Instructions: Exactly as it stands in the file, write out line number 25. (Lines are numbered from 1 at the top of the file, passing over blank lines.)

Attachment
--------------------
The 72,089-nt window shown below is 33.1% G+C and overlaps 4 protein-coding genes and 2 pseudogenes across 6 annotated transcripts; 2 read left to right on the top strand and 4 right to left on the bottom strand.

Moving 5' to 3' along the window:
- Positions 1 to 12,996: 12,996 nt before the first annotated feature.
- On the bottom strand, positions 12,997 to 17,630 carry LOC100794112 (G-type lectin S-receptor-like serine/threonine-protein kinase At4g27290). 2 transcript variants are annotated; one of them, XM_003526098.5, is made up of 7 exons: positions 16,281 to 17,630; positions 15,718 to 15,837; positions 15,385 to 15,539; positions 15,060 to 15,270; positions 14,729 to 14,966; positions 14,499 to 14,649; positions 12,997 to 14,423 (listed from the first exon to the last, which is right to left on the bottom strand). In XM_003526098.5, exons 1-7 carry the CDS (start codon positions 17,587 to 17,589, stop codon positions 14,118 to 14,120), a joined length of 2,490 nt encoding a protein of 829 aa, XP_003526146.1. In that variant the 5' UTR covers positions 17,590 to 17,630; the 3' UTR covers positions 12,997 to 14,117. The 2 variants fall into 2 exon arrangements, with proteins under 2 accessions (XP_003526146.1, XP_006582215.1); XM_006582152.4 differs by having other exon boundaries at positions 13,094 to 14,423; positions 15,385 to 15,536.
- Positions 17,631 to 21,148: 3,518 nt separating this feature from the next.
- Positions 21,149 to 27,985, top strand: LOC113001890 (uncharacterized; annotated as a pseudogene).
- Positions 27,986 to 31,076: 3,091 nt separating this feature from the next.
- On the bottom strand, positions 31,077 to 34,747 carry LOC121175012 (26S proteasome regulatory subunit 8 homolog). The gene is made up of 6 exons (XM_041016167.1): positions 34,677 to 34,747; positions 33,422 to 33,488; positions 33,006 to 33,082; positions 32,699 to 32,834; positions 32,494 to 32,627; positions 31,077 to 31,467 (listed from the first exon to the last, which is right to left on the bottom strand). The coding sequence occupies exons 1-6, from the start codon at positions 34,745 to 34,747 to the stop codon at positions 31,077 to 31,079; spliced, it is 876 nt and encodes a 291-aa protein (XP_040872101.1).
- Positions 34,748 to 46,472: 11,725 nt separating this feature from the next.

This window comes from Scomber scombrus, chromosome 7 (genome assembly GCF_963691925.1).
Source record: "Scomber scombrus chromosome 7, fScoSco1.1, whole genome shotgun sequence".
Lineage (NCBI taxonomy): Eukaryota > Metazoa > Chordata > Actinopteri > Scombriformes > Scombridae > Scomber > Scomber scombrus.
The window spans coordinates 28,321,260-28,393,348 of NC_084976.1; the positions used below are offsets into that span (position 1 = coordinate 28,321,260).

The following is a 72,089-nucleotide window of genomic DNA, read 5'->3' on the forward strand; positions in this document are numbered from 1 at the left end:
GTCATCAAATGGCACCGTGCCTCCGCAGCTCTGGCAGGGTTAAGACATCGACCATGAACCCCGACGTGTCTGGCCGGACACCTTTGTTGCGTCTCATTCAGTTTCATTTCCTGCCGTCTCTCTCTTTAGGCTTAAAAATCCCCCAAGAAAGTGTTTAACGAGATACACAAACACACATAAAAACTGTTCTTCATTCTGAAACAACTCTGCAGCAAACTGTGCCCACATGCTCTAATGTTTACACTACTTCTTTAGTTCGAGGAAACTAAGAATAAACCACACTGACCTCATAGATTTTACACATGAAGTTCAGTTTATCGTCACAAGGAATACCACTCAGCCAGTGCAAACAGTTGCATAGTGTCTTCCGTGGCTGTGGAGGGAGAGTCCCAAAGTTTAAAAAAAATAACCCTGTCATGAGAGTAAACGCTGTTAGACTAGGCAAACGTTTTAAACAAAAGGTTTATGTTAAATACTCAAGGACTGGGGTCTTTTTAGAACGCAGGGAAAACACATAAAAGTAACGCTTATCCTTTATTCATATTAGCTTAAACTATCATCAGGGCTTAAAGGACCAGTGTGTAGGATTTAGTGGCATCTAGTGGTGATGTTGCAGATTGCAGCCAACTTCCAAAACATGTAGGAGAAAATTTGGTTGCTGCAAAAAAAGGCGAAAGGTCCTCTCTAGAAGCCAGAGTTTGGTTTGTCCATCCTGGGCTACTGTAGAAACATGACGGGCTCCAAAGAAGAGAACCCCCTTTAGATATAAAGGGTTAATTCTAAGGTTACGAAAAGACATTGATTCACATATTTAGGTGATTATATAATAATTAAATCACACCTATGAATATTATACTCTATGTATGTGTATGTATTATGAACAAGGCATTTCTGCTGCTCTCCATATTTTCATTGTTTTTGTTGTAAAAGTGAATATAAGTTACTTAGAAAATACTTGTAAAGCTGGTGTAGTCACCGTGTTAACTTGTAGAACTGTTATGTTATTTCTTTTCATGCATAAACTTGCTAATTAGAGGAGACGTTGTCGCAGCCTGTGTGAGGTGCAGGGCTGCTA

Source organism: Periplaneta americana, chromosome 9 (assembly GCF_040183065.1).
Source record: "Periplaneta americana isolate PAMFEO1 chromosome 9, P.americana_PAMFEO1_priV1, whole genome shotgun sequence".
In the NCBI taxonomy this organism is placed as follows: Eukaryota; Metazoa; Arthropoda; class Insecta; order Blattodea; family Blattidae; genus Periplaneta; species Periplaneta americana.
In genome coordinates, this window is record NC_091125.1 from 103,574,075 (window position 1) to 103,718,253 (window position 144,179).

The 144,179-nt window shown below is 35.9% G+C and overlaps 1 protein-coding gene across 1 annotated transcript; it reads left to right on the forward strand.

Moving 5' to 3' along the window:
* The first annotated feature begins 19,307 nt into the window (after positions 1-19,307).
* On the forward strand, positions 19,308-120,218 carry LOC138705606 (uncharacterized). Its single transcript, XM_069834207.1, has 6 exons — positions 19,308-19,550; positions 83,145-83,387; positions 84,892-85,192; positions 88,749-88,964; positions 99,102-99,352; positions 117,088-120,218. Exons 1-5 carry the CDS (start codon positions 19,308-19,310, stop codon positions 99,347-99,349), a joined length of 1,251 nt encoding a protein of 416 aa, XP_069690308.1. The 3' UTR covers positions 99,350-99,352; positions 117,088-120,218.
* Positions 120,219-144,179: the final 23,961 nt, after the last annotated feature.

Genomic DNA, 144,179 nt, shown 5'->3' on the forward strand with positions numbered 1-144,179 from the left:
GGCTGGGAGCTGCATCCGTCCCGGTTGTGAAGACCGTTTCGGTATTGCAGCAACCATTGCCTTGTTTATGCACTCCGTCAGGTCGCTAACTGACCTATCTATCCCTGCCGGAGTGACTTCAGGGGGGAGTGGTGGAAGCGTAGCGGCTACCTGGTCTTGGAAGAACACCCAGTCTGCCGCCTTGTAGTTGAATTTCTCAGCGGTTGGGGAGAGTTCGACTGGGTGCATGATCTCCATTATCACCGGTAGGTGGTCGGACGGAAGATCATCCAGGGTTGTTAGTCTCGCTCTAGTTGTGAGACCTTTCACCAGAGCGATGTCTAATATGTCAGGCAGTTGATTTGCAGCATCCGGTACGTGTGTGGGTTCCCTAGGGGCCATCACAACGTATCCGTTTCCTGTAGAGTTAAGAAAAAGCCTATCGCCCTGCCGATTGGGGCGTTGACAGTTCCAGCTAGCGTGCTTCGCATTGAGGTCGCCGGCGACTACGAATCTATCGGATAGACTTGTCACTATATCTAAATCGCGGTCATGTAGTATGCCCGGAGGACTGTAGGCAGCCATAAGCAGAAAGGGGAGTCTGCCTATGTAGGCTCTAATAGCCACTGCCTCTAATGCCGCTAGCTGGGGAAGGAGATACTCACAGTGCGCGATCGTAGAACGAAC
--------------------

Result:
Genomic DNA, 144,179 nt, shown 5'->3' on the forward strand with positions numbered 1-144,179 from the left: